If that has a familiar ring, it's likely because the only things that seemingly don't change in the in-flux world of advertising and media are the topics of discussion at the conferences intended to detail how everything is changing.
Or so it sometimes seems.
"It's funny," said Christopher Miller, DraftFCB's digital group management director, during a roundtable that discussed whether the phrase "modern agency" is an oxymoron. "I remember having a similar discussion 10 years ago at Ad:Tech," he said.
Of course, the repetitive nature of the questions doesn't make the dire circumstances prompting them any less imposing. Rishad Tobaccowala, CEO of Publicis Groupe's Denuo, kicked off the conference, warning attendees that they are entering an "age of chaos" in which "only the schizophrenic will thrive."
To Mr. Tobaccowala, and seemingly most of the presenters at Ad:Tech, the driving force behind the confusion and opportunities confronting marketers today is the rise of social media, which he described as a "tsunami that will overtake marketing."
Not surprisingly, social was a hot topic on the trade-show floor, which seemed significantly scaled back from previous years. One packed workshop featured executives from Six Flags and Procter & Gamble discussing successful programs they'd developed with social networks.
Six Flags' director of digital and direct marketing, Jackie Gagne, described how the marketer integrated itself into the teen-focused MyYearbook network to drive more than 1 million user clicks on Six Flags-sponsored content. The centerpiece of the program was an interactive roller-coaster ride, in which users could add their faces and their friend's faces to the coaster and send it out to friends. Users sent out more than 150,000 coasters. A related contest to pick the "scariest coaster face" drew more than 530,000 votes and 17,000 comments.
All told, Ms. Gagne said the marketer realized more than $2 million worth of exposure and engagement for a fraction of the cost. (She didn't say how small a fraction but only chuckled, saying, "Less than $2 million," before turning to MyYearbook CEO Geoff Cook and jokingly apologizing.)
At the same time, however, other veteran marketers were warning marketers not to be seduced by the power of social media before they understood it, as well as its place in their messages.
"You can go running after the next shiny thing, but it has to be driven by a core insight ... not by somebody's ego," said Brian Maynard, director-brand marketing for Whirlpool's premium brands, Kitchen Aid and Jenn-Air.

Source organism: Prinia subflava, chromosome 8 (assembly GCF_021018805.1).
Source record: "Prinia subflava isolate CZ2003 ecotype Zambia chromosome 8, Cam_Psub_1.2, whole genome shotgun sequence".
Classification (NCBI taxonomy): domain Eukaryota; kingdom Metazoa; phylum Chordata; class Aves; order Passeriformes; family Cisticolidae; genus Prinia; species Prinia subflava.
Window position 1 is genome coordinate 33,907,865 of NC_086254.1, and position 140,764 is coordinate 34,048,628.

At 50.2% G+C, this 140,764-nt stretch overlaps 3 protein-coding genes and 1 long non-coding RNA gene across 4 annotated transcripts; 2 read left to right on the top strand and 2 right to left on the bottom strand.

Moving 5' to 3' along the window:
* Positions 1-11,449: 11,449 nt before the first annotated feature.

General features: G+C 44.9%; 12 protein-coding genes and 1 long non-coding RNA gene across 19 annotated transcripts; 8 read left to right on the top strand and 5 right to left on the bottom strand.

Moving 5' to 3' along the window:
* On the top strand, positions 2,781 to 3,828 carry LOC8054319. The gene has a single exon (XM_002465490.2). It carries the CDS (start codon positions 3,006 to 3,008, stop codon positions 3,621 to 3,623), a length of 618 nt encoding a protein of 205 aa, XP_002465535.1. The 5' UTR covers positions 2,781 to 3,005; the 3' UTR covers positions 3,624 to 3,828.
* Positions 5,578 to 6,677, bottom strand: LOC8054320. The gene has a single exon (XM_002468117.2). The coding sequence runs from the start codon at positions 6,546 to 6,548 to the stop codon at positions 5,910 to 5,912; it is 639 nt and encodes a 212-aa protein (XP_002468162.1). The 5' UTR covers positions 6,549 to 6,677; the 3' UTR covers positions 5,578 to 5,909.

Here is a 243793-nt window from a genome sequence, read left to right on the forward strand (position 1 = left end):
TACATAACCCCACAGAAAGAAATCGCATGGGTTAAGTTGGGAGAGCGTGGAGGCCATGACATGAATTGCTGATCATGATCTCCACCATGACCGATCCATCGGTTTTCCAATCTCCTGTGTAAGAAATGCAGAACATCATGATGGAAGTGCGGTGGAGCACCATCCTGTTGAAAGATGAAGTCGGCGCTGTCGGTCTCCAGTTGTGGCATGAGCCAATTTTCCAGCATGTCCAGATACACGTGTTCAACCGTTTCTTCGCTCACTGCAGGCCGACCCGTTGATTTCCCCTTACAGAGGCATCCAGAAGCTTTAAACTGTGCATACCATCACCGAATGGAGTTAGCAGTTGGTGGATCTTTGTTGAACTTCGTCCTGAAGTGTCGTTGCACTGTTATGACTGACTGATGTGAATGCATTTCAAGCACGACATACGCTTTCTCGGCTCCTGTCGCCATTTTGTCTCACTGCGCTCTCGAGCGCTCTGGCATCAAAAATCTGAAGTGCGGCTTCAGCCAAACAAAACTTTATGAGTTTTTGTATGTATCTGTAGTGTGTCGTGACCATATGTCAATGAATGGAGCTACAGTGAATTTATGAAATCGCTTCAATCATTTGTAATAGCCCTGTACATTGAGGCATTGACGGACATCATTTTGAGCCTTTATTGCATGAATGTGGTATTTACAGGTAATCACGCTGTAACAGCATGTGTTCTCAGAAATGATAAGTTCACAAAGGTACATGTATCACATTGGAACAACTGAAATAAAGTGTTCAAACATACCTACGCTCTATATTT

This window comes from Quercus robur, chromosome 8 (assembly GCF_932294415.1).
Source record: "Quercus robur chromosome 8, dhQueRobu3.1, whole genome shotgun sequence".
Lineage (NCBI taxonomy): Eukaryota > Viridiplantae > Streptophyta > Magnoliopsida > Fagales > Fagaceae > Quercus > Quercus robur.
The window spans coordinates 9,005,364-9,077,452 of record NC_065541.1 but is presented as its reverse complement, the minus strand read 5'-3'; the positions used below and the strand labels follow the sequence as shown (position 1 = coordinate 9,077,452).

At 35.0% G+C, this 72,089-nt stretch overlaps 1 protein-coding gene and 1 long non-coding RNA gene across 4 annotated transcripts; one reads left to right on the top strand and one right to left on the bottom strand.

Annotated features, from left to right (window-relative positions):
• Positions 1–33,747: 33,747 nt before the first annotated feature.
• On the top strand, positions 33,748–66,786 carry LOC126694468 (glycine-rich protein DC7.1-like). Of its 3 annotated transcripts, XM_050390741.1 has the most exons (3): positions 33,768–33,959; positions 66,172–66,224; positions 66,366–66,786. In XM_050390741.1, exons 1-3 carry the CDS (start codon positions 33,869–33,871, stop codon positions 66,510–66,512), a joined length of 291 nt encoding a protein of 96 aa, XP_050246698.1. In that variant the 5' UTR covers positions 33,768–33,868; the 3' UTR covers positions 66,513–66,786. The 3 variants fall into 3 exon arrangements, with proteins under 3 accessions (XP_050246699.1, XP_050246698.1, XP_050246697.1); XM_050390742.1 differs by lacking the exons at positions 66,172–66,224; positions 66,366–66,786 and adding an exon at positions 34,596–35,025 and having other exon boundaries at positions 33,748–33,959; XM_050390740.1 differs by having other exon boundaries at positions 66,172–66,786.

Mr. Maynard said he'd once fallen victim to that tendency, building a "virtual dinner party" on Kitchen Aid's website that "got way out ahead of our objectives."
"I think four people interacted with it, including my mother, who had dial-up," he said. "And it won an award."
Another perennial topic raised early and often at Ad:Tech was online media metrics, and what role -- if any -- traditional media measures ought to have online. Opinions varied.
"Standardization is a red herring," said Todd Teresi, chief revenue officer at Quantcast. "Marketers have to define their own audiences."
Jon Gibs, VP-media analytics at Nielsen, disagreed, saying traditional measures of reach and GRP would ultimately reign online as they do offline. "I'm betting on the past," he said. "It comes down to three core questions: How many people did I hit? Who did I hit? And did it work?"
The discussion was one of several at the conference that got a bit chippy, as ComScore co-founder Gian Fulgoni challenged Mr. Teresi over Quantcast's use of certain tracking cookies. In other events, Major League Baseball Advanced Media CEO Bob Bowman called out Nielsen NetRatings for massively understating his site's traffic during a speech, saying its methodology of using online panels to measure traffic simply doesn't work. And, after Time.com General Manager John Cantarella decried "parasitic aggregators" during a roundtable, Connectual Managing Partner Aaron Goldman, who was moderating the session, mock-sneezed "HuffPo," in an attempt to clarify which parasite he thought Mr. Cantarella had in mind.
While many of those squabbles and problems are familiar, the trends in favor of solving them have reversed in some cases. Ten years ago, of course, agencies were hurrying to unbundle their media and digital offerings into stand alone silos. Now CMOs in attendance seemed to express a clear preference for do-it-all shops.
"I think unbundling made sense to accountants and shareholders, but not to clients," said OfficeMax CMO Bob Thacker. "We're bundled now and that really works well."
Added Mazda Canada President Don Romano: "This is not one of those times when a lot of hands in the cookie jar is a good thing."